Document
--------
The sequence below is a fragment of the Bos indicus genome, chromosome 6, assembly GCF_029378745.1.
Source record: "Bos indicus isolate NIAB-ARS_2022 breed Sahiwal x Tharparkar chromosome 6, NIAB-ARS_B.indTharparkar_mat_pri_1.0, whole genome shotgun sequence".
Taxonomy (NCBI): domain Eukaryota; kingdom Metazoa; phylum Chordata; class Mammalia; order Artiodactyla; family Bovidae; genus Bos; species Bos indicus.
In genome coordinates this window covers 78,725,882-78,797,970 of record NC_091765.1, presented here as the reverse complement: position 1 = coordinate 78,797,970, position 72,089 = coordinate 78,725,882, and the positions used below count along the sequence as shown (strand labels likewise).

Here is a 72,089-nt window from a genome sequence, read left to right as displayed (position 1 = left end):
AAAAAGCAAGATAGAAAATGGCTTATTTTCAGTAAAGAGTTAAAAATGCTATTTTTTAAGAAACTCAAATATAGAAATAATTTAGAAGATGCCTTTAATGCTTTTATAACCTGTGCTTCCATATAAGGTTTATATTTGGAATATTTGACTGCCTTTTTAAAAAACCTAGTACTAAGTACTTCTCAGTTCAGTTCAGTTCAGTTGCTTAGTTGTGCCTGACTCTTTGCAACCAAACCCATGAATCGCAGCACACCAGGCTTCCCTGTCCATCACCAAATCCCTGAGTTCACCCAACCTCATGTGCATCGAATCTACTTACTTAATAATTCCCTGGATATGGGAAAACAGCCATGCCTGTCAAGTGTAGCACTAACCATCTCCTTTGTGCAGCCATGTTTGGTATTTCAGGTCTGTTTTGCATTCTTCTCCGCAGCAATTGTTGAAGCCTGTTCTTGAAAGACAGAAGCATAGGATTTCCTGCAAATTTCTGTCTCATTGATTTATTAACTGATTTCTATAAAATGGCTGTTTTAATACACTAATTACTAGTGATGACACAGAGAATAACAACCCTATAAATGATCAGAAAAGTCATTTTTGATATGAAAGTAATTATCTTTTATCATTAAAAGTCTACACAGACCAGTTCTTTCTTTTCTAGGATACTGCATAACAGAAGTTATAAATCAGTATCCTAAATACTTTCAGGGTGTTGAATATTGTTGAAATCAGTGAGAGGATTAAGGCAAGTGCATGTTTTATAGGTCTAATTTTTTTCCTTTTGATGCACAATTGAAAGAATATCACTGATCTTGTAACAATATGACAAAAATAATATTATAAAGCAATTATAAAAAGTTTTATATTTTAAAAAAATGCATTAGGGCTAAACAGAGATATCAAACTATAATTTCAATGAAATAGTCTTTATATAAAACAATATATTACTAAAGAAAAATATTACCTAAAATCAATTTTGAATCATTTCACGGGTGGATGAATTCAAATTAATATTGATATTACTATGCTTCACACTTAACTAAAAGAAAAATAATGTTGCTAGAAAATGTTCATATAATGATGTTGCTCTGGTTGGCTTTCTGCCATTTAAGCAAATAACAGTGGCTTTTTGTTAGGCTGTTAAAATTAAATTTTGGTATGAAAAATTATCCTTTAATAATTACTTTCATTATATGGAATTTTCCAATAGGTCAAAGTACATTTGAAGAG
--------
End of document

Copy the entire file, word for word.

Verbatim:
The sequence below is a fragment of the Bos indicus genome, chromosome 6, assembly GCF_029378745.1.
Source record: "Bos indicus isolate NIAB-ARS_2022 breed Sahiwal x Tharparkar chromosome 6, NIAB-ARS_B.indTharparkar_mat_pri_1.0, whole genome shotgun sequence".
Taxonomy (NCBI): domain Eukaryota; kingdom Metazoa; phylum Chordata; class Mammalia; order Artiodactyla; family Bovidae; genus Bos; species Bos indicus.
In genome coordinates this window covers 78,725,882-78,797,970 of record NC_091765.1, presented here as the reverse complement: position 1 = coordinate 78,797,970, position 72,089 = coordinate 78,725,882, and the positions used below count along the sequence as shown (strand labels likewise).

Here is a 72,089-nt window from a genome sequence, read left to right as displayed (position 1 = left end):
AAAAAGCAAGATAGAAAATGGCTTATTTTCAGTAAAGAGTTAAAAATGCTATTTTTTAAGAAACTCAAATATAGAAATAATTTAGAAGATGCCTTTAATGCTTTTATAACCTGTGCTTCCATATAAGGTTTATATTTGGAATATTTGACTGCCTTTTTAAAAAACCTAGTACTAAGTACTTCTCAGTTCAGTTCAGTTCAGTTGCTTAGTTGTGCCTGACTCTTTGCAACCAAACCCATGAATCGCAGCACACCAGGCTTCCCTGTCCATCACCAAATCCCTGAGTTCACCCAACCTCATGTGCATCGAATCTACTTACTTAATAATTCCCTGGATATGGGAAAACAGCCATGCCTGTCAAGTGTAGCACTAACCATCTCCTTTGTGCAGCCATGTTTGGTATTTCAGGTCTGTTTTGCATTCTTCTCCGCAGCAATTGTTGAAGCCTGTTCTTGAAAGACAGAAGCATAGGATTTCCTGCAAATTTCTGTCTCATTGATTTATTAACTGATTTCTATAAAATGGCTGTTTTAATACACTAATTACTAGTGATGACACAGAGAATAACAACCCTATAAATGATCAGAAAAGTCATTTTTGATATGAAAGTAATTATCTTTTATCATTAAAAGTCTACACAGACCAGTTCTTTCTTTTCTAGGATACTGCATAACAGAAGTTATAAATCAGTATCCTAAATACTTTCAGGGTGTTGAATATTGTTGAAATCAGTGAGAGGATTAAGGCAAGTGCATGTTTTATAGGTCTAATTTTTTTCCTTTTGATGCACAATTGAAAGAATATCACTGATCTTGTAACAATATGACAAAAATAATATTATAAAGCAATTATAAAAAGTTTTATATTTTAAAAAAATGCATTAGGGCTAAACAGAGATATCAAACTATAATTTCAATGAAATAGTCTTTATATAAAACAATATATTACTAAAGAAAAATATTACCTAAAATCAATTTTGAATCATTTCACGGGTGGATGAATTCAAATTAATATTGATATTACTATGCTTCACACTTAACTAAAAGAAAAATAATGTTGCTAGAAAATGTTCATATAATGATGTTGCTCTGGTTGGCTTTCTGCCATTTAAGCAAATAACAGTGGCTTTTTGTTAGGCTGTTAAAATTAAATTTTGGTATGAAAAATTATCCTTTAATAATTACTTTCATTATATGGAATTTTCCAATAGGTCAAAGTACATTTGAAGAG